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Balochistan Flares up Again

Captain Alok Bansal was Member, Navy at the Institute for Defence Studies and Analyses, New Delhi. Click here for detailed profile
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  • January 18, 2006

    Balochistan has once again flared up, as troops moved in on December 18, 2005 to discipline the recalcitrant Marri tribes in Kohlu district. By commencing its much-awaited operations in Balochistan, the Pakistan military broke a tenuous peace that had lasted for nine months since clashes in Dera Bugti had claimed over 60 lives. The present operations in Balochistan ostensibly started in response to the December 14 rocket attacks on Kohlu town during President Pervez Musharraf's visit to lay the foundation stone of one of the three new cantonments to be set up in the province. Baloch nationalists fiercely oppose the cantonments. The very next day an Army helicopter that was carrying the Inspector-General, Frontier Corps (IGFC), Maj-Gen Shujaat Zamir Dar and his deputy Brig Saleem Nawaz was shot at by machine-gun fire. Though the pilot succeeded in safely landing the helicopter, both officers sustained bullet injuries.

    Islamabad's sharp reaction to innocuous Indian remarks asking it to exercise restraint while dealing with its own population in Balochistan has clearly exhibited Pakistan's sensitivity in Balochistan, which has been its Achilles heel. Spread over an area of 147,000 square miles, Balochistan comprises 43 per cent of Pakistan's land mass but has only five per cent of its population. It also has immense natural resources and most of Pakistan's energy resources. Its location astride the oil lanes of the Persian Gulf, as well as at the trijunction where Pakistan, Iran, and Afghanistan meet makes it geopolitically and strategically the most important part of Pakistan. It nearly commands the country's entire coast - 470 miles of the Arabian Sea. It is a land that is ruled autocratically by feudal lords. Historically, it has been a loose tribal confederacy, which owed allegiance to the Persian emperor and the Afghan kings at different times in history. The ethnic origins of the Baloch set them distinctly apart from the peoples of the Indo-Gangetic plains.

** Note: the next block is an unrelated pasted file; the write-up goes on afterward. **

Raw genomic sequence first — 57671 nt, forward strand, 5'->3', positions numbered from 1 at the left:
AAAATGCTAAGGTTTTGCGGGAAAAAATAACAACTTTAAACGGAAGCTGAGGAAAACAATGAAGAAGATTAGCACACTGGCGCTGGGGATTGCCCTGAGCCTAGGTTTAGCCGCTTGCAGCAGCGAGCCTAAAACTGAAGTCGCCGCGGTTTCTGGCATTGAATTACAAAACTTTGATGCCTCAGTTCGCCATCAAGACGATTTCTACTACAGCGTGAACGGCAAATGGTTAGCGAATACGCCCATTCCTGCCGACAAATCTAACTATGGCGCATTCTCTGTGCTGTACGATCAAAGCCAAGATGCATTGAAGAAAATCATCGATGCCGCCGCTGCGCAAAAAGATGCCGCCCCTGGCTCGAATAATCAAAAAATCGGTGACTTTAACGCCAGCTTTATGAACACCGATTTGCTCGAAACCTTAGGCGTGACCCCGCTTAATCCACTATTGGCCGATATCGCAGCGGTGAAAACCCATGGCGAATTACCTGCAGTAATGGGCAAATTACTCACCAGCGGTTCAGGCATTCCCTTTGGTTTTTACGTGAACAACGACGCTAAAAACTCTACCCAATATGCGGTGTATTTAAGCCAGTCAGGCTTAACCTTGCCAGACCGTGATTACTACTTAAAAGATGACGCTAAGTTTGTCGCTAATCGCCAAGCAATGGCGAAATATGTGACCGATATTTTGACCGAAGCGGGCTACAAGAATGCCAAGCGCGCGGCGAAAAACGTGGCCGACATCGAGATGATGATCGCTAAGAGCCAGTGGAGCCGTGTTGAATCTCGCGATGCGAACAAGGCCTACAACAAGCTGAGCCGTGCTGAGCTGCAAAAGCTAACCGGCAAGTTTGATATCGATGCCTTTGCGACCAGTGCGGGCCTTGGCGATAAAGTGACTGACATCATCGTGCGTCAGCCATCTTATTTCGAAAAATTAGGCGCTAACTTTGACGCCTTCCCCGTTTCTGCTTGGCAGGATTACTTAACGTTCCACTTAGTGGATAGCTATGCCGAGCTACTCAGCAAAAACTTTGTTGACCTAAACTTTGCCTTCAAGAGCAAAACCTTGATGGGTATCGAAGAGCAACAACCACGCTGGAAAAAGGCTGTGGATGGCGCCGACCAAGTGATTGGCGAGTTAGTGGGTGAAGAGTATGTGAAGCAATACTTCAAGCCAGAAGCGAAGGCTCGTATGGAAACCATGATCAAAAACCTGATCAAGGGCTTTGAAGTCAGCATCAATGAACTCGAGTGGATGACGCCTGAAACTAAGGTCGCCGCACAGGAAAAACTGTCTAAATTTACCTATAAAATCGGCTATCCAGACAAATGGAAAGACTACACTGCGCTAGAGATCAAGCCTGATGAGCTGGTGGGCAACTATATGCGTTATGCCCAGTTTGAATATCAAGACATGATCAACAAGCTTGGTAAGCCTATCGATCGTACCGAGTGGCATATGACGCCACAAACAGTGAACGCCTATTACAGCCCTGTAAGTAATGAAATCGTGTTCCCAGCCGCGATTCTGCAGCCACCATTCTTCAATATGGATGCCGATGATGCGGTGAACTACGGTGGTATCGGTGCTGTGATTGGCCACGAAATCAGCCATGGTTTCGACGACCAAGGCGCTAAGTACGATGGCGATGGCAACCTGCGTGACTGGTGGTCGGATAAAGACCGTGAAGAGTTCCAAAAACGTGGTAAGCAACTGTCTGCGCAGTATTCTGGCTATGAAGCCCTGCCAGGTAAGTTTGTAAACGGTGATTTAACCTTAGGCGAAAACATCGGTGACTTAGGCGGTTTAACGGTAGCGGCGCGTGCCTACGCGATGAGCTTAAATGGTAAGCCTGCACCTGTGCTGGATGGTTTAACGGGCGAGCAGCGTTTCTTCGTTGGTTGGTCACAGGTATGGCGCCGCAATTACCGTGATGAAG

Four times since Pakistan's creation, the Baloch (who like many Sindhis and Pakhtoons never wanted to be part of Pakistan) have rebelled demanding greater autonomy or even an independent state, which would reunite the five million Baloch in Pakistan, Iran, and Afghanistan under one flag. The Khan of Kalat, the acknowledged liege lord of all Baloch tribes, had sought a status similar to that of Nepal during the British Raj. After independence both houses of parliament in Kalat had unanimously rejected the proposal to merge with Pakistan. Yet, British Balochistan was merged with Pakistan and the municipality of Quetta, a body overwhelmingly dominated by non-Baloch settlers, ratified the proposal. Subsequently, the Khan of Kalat was forced to sign the merger document and Kalat was annexed. This led to the first armed insurgency in 1948 led by Prince Karim, the brother of the Khan.